Book review: The Alchemist by Paulo Coelho
By Tom Butler-Bowdon
In a nutshell: We too easily give up on our dreams, yet the universe is always ready to help us fulfill them.
Santiago is a shepherd. He loves his flock, though he can’t help but notice the limited nature of the sheep’s existence. Seeking only food and water, they never lift their heads to admire the green hills or the sunsets.
Santiago’s parents have continually struggled for the basics of life and have smothered their own ambitions accordingly. They live in beautiful Andalucía, which attracts tourists to its quaint villages and rolling hills, but for them it is not a place of dreams.
Santiago, on the other hand, can read and wants to travel. He goes into town one day to sell some of his flock and encounters a tramp-king and a gypsy woman. They urge him to ‘follow his omens’ and leave the world he knows. The gypsy points him toward the pyramids of Egypt, where she says he will find treasure.
Crazily, he believes her, sells his flock and sets sail. A thief in Tangier robs him of his savings. So much hard work and discipline for a little adventure! But, strangely, Santiago is not devastated, apprehending a greater feeling: the security of knowing he is on the right path. He is now living a different life, in which every day is new and satisfying.
He keeps reminding himself of what he was told in the market before he left: ‘When you want something, all the universe conspires in helping you to achieve it.’
Following the dream
This belief is a marvellous one, a support for anyone embarking on an important project. But is it a hope based on nothing? If you think about the energy you put into something once you are committed to it, probably not. The ‘universe conspiring’ to give you what you want is, more precisely, a reflection of your determination to make something happen.
The Alchemist (1993) does not get away from the fact that dreams have a price but, as Coelho has said in interviews, not living your dreams also has a price. For the same money, he said, you can either buy a horrible jacket that does not fit or one that suits you and looks right. It is better to have problems that make sense because they are part of what you are trying to achieve.
The old man who Santiago meets in the town square tells him not to believe ‘the biggest lie’: that you cannot control your destiny. You can, he says, but you must ‘read the omens’, which becomes possible when you start to see the world as one. The world can be read like a book but we will never be able to understand it if we have a closed existence, complacent and unwilling to risk anything.
The Alchemist is remarkable for being a love story that renounces the idea that romantic love must be central to people’s lives. Each person has a destiny that exists independently of others. It is the thing that you would do or be even if you had all the love and money you want.
The treasure Santiago seeks is the symbol of the personal dream or destiny, but he is happy to give up on it when he finds the woman of his dreams in a desert oasis. The alchemist he meets in the desert tells him that the love of his woman will only be proved real if she is willing to support his search for treasure.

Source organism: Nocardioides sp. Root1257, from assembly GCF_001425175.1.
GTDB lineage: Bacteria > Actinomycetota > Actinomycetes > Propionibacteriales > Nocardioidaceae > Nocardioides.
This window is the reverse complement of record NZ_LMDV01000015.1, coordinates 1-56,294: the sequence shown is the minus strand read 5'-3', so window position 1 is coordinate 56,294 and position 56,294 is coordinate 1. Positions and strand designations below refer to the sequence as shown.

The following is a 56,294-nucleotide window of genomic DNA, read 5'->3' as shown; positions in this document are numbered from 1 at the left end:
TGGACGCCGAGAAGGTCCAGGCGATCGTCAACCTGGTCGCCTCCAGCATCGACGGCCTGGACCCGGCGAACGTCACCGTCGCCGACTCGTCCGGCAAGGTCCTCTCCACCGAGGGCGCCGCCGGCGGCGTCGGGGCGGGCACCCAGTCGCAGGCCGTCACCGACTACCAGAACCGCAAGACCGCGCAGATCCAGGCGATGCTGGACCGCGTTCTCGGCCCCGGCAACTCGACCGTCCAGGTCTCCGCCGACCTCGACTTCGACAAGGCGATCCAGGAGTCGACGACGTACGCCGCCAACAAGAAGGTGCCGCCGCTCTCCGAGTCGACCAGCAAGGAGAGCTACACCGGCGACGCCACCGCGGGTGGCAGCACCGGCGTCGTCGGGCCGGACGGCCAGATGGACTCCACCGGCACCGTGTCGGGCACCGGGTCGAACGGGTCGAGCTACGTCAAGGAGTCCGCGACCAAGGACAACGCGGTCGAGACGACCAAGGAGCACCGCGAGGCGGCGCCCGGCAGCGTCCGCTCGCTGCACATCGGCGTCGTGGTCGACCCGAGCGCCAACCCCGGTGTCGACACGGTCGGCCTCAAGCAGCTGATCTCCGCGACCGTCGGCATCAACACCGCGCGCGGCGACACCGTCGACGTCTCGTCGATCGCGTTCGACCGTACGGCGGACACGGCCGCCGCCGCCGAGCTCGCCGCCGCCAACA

Santiago’s dilemma is about the conflict between love and personal dreams. Too often we see a love relationship as the meaning of our life but the obsession with romantic coupling can cut us off from a life more connected with the rest of the world. Surely the heart has needs? Live your life around the dream, Coelho says, and there will be more ‘heart’ in your life than you can comprehend: ‘No heart has ever suffered when it goes in search of its dreams, because every second of the search is a second’s encounter with God and with eternity.’
Romantic love is important but it is not your duty; that is to pursue your dream. Only through devotion to the dream is the ‘soul of the world’ revealed to us, the knowledge that destroys loneliness and gives power.
Much of self-help literature is about pursuing our destiny, but dreams do not always pull us along; they speak persistently but quietly, and it does not take much effort to smother the inner voices. Who is willing to risk comfort, routine, security and existing relationships to follow something that to others looks like a mirage? It takes courage, and dog-eared, stained copies of Coelho’s classic have become the constant companion of people who need to make fearless decisions daily to keep true to a larger vision.
In a similar vein
Martha Beck, Finding Your Own North Star (2001)
Joseph Campbell with Bill Moyers, The Power of Myth (1987)
Coelho grew up in a middle-class family in Rio de Janeiro, Brazil. His father wanted him to follow in his footsteps and become an engineer but after stating his wish to be a writer, Coelho was put in and out of mental institutions for three years. He became a hippie traveller, joined a cult in Italy for a while and was held and tortured by the Brazilian police after a stint writing ‘subversive’ lyrics for a rock band.
Coelho is one of the world’s best-selling authors. The Alchemist, which was inspired by a tale in The Thousand and One Nights, has sold 20 million copies (his first publisher dropped it after selling fewer than 1,000 copies but Coelho managed to find another one).
He is a Catholic and has a particular interest in pilgrim routes. Santiago de Compostela in Spain provides the setting for both The Pilgrimage and Diary of a Magus. Other books include The Valkyries: An Encounter with Angels, By the River Piedra I Sat Down and Wept, and Veronica Decides to Die. He lives with his wife Christina, a painter, in Rio de Janeiro.